In 2016, NAAA was appointed to the Micro UAS Aviation Rulemaking Committee (ARC) that advised FAA on how to implement a “micro drone” category for UAVs weighing under 4.4 pounds. NAAA pushed for many safety measures in the ARC, but was ultimately outvoted in regards to many recommendations made to FAA. The FAA is currently reviewing the ARC’s recommendations as it develops a micro UAS rule, a first draft of which is expected to be released by spring of 2017.

NAAA has also been appointed to the FAA’s Drone Advisory Committee’s subcommittees, which provides the FAA with advice on key UAS integration issues by identifying challenges and prioritizing improvements. Similarly, NAAA has been appointed to the White House’s Unmanned Aircraft Safety Team which is tasked with gathering and analyzing data to enhance safety and operations of drones in the NAS.

NAAA also serves on a FAA Aviation Rulemaking Advisory Committee (ARAC) that is working to develop proposals for the agency to consider on the next generation of UAVs or those that will be “Beyond Visual Line-of-Sight (BVLOS).” These UAVs will be operating at higher altitudes, will weigh more than 55 pounds and will be controlled by operators unable to visually observe the UAVs. 

Another consortium of federal agencies from FAA to DOD to DHS have formed a safety and research panel (SARP) looking into developing a safe BVLOS UAS policy.  They have asked for NAAA’s assistance in collecting GPS records of aerial application activities throughout the U.S. in an effort to identify a safe distance a UAS may operate from a low-level manned aircraft. NAAA is cooperating with the federal BVLOS UAS SARP and has sent a survey to aerial application operators nationwide to identify those willing to help collect this data.

NAAA also served on a Safety Risk Management panel. The panel evaluated the risk posed by a small UAS research study in North Carolina to the NAS. While this panel is specific to this study, it has provided NAAA with the opportunity to share its positions with a wide spectrum of UAS stakeholders and policymakers from across the FAA and to include equipage of ADS-B-like tracking technology and visible strobes as a safety remedy.

In October 2015, the Colorado Agricultural Aviation Association teamed up with aviation and UAS organizations in the state to conduct a visibility test to determine if pilots can see UAVs mid-flight. The results were frightening; not a single pilot could visually track a six-pound, 28-inch-wide Enduro quadcopter when flying at regular speeds, and only one of six pilots were able to even spot a UAV while flying. UAVs are essentially invisible to pilots, a dangerous reality that greatly increases the chance of fatal crashes. The result of this test reinforced NAAA’s view that UAVs must be marked and equipped with an ADS-B Out-like system, or that UAVs and manned aircraft should not be in close proximity to one another while flying to ensure pilot safety.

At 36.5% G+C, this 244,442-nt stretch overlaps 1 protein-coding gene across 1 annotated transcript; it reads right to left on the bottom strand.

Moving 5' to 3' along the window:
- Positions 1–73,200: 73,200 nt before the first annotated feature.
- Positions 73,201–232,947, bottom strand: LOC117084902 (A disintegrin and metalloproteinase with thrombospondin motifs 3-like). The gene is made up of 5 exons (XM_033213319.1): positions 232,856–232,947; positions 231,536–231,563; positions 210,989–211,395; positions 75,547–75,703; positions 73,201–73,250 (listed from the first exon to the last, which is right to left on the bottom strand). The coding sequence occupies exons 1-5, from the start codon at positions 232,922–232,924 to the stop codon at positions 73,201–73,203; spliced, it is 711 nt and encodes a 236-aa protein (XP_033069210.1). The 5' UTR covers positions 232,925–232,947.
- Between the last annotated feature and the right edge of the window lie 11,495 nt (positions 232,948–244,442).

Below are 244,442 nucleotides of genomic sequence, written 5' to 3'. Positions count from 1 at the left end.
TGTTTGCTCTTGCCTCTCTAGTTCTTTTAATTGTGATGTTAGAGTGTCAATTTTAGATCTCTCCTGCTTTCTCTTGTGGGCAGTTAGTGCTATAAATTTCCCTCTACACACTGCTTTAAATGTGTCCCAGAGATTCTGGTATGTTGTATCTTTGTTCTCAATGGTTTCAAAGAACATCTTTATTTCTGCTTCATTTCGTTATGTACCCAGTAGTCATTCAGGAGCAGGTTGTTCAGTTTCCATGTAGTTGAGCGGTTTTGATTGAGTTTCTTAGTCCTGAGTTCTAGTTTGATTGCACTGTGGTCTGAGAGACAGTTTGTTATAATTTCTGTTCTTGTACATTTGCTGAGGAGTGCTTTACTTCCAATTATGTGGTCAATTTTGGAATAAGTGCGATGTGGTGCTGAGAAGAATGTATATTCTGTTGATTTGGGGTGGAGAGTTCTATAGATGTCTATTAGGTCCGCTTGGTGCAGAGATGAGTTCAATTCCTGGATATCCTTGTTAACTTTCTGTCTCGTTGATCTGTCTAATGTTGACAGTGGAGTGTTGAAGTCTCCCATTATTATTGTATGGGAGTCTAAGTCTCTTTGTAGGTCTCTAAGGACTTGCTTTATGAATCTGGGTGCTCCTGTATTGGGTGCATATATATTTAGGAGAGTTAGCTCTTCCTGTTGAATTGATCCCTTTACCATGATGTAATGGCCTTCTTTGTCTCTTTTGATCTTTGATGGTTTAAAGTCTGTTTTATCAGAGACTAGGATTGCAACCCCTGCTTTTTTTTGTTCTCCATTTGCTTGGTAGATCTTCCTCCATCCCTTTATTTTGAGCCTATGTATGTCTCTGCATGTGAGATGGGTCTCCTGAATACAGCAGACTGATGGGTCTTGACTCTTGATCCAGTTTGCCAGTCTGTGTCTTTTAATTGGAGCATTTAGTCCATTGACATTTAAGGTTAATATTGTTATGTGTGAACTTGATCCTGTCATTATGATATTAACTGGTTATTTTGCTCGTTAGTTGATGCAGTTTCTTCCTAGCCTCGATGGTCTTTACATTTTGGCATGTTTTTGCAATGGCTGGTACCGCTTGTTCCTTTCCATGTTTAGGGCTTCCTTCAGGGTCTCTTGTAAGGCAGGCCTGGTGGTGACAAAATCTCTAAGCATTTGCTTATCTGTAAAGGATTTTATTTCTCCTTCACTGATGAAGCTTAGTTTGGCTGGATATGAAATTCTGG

NAAA is also working with the Mississippi State University (MSU) Raspet Flight Research Laboratory (RFRL), which is leading a team of aviation researchers to help determine when and where sUAS can operate safely with other aircraft operating at low altitudes. Their findings may be used to help inform FAA’s regulatory process as it relates to UAVs.

NAAA has been sending e-mails to its operator members to ask them to donate their GPS data logs to RFRL so they can see where ag aviators fly. NAAA’s hope is that all operators will send in their GPS data logs, and then FAA will zone the areas where low-level flights occur, banning drones in those areas.

NAAA is aware of the important functions which can be accomplished by UAS, including those to agriculture.  This potential is also clearly noticed by Air Tractor.  The ag aircraft manufacturer purchased the UAV manufacturer Hangar 78 UAV to make a splash into the aerial crop-sensing/aerial imaging business by UAV.  But protecting the safety of current and future users of the NAS is mandatory and top of mind for the agricultural aviation industry. Safely incorporating unmanned aerial systems into the national airspace is undoubtedly of the utmost importance for manned aerial applicators since manned ag aviators will be working at similar altitudes as UAVs used for crop-sensing, aerial imaging and other purposes.

Updated May 2017
This document is intended for NAAA members’ review only. It is not intended for publication. NAAA requests that should any party desire to publish, distribute or quote any part of this document that they first seek the permission of the Association.